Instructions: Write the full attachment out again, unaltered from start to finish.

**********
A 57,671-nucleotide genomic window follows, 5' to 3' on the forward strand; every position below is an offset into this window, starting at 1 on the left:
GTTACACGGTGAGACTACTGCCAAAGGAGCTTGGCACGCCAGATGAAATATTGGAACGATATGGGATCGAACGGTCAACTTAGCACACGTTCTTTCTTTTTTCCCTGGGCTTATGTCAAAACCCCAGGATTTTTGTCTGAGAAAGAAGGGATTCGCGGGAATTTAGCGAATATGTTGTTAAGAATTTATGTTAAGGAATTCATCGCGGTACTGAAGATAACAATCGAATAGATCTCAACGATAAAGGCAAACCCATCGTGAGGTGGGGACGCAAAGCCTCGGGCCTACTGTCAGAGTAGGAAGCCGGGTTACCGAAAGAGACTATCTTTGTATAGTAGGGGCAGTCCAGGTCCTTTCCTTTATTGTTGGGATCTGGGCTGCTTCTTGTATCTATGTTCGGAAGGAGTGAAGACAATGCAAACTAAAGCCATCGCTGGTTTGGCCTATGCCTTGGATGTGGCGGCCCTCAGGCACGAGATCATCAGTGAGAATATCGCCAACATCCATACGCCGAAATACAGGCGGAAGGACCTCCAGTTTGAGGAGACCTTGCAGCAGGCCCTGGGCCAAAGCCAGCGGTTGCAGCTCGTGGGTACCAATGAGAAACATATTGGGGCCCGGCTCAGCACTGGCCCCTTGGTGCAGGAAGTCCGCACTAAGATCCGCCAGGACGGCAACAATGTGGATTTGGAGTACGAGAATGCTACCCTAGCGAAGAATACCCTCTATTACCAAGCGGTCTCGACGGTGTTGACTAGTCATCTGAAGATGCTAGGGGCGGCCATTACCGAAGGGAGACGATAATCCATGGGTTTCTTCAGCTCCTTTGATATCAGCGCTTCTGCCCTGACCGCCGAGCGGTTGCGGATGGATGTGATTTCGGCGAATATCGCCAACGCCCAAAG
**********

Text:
A 57,671-nucleotide genomic window follows, 5' to 3' on the forward strand; every position below is an offset into this window, starting at 1 on the left:
GTTACACGGTGAGACTACTGCCAAAGGAGCTTGGCACGCCAGATGAAATATTGGAACGATATGGGATCGAACGGTCAACTTAGCACACGTTCTTTCTTTTTTCCCTGGGCTTATGTCAAAACCCCAGGATTTTTGTCTGAGAAAGAAGGGATTCGCGGGAATTTAGCGAATATGTTGTTAAGAATTTATGTTAAGGAATTCATCGCGGTACTGAAGATAACAATCGAATAGATCTCAACGATAAAGGCAAACCCATCGTGAGGTGGGGACGCAAAGCCTCGGGCCTACTGTCAGAGTAGGAAGCCGGGTTACCGAAAGAGACTATCTTTGTATAGTAGGGGCAGTCCAGGTCCTTTCCTTTATTGTTGGGATCTGGGCTGCTTCTTGTATCTATGTTCGGAAGGAGTGAAGACAATGCAAACTAAAGCCATCGCTGGTTTGGCCTATGCCTTGGATGTGGCGGCCCTCAGGCACGAGATCATCAGTGAGAATATCGCCAACATCCATACGCCGAAATACAGGCGGAAGGACCTCCAGTTTGAGGAGACCTTGCAGCAGGCCCTGGGCCAAAGCCAGCGGTTGCAGCTCGTGGGTACCAATGAGAAACATATTGGGGCCCGGCTCAGCACTGGCCCCTTGGTGCAGGAAGTCCGCACTAAGATCCGCCAGGACGGCAACAATGTGGATTTGGAGTACGAGAATGCTACCCTAGCGAAGAATACCCTCTATTACCAAGCGGTCTCGACGGTGTTGACTAGTCATCTGAAGATGCTAGGGGCGGCCATTACCGAAGGGAGACGATAATCCATGGGTTTCTTCAGCTCCTTTGATATCAGCGCTTCTGCCCTGACCGCCGAGCGGTTGCGGATGGATGTGATTTCGGCGAATATCGCCAACGCCCAAAG